By far the worst Godard feature I've seen to date. Pointless drivel from start to finish. Two stars for some beautiful image. One of them knocked off again for Gerard Depardieu, whose contributions to the film make Norman Mailer's brief turn in King Lear look Oscar-worthy.
As usual Godard is undone by his own hyperactivity: words, words, words come flying at the audience in rapid dialogues and onscreen script, scenes constantly cut to other scenes before they're through (the film of a man who's always interrupting his thoughts with other thoughts), etc. As it's Godard, it's mighty impressed with itself and not quite as intelligent as it thinks it is. But at least it's easy on the eyes.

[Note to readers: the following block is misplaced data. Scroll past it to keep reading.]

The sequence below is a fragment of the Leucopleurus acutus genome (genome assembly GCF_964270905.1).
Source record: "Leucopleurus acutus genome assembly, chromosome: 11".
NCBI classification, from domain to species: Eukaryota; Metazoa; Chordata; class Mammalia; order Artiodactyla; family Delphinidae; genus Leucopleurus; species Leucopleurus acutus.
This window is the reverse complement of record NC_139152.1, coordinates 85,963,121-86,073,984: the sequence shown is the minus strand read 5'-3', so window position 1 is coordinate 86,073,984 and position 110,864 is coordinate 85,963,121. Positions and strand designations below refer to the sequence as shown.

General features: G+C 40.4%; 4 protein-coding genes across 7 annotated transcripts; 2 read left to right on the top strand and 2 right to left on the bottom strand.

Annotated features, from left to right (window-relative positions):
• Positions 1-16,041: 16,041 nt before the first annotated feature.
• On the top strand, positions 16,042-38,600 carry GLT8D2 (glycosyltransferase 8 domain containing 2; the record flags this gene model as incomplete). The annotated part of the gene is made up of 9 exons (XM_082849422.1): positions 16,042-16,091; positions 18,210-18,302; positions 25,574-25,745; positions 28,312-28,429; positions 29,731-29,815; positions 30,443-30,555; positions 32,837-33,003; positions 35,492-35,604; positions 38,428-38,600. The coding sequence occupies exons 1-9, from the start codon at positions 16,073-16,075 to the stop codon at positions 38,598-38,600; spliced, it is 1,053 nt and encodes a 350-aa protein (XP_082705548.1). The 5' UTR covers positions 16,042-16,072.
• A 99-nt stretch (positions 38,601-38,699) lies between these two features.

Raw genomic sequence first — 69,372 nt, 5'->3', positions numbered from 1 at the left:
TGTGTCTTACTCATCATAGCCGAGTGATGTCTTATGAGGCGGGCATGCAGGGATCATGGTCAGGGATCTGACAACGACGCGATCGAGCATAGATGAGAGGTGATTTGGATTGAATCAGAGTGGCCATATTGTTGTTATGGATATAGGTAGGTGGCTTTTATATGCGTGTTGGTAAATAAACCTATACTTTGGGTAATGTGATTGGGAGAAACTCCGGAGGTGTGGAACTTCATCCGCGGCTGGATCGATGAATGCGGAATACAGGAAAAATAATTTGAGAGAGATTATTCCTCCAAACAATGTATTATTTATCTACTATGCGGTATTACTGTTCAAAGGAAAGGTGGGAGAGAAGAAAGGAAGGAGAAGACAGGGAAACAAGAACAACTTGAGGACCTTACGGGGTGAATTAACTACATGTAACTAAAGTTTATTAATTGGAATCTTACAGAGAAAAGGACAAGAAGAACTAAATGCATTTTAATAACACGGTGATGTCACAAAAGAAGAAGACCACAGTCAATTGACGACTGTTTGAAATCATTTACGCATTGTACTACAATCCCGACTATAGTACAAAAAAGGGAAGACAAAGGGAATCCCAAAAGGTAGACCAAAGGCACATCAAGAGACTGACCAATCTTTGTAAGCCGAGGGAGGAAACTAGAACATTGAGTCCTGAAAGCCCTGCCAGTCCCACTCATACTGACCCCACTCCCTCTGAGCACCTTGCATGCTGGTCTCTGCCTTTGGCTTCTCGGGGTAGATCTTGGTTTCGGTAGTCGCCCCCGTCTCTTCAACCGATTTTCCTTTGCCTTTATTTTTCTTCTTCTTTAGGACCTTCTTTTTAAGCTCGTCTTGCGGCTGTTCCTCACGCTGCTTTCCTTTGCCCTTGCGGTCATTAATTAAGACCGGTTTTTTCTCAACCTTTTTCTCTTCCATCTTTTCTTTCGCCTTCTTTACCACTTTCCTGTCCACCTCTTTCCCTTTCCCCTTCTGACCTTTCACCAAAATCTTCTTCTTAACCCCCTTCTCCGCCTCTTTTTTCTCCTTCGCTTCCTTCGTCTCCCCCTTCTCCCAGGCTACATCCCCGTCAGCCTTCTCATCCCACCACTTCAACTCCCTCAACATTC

From the images to the music to the words, this is easily Godard's most beautiful film, and tied with Pierrot le fou as the Godard I've rewatched the most. While it is impossible on the first viewing, it is a revelation on the second. It is best watched as an essay film, with 2 or 3 Things being the closest point of comparison. Do not make the same mistake that Abraham Klimt made by trying to find a story.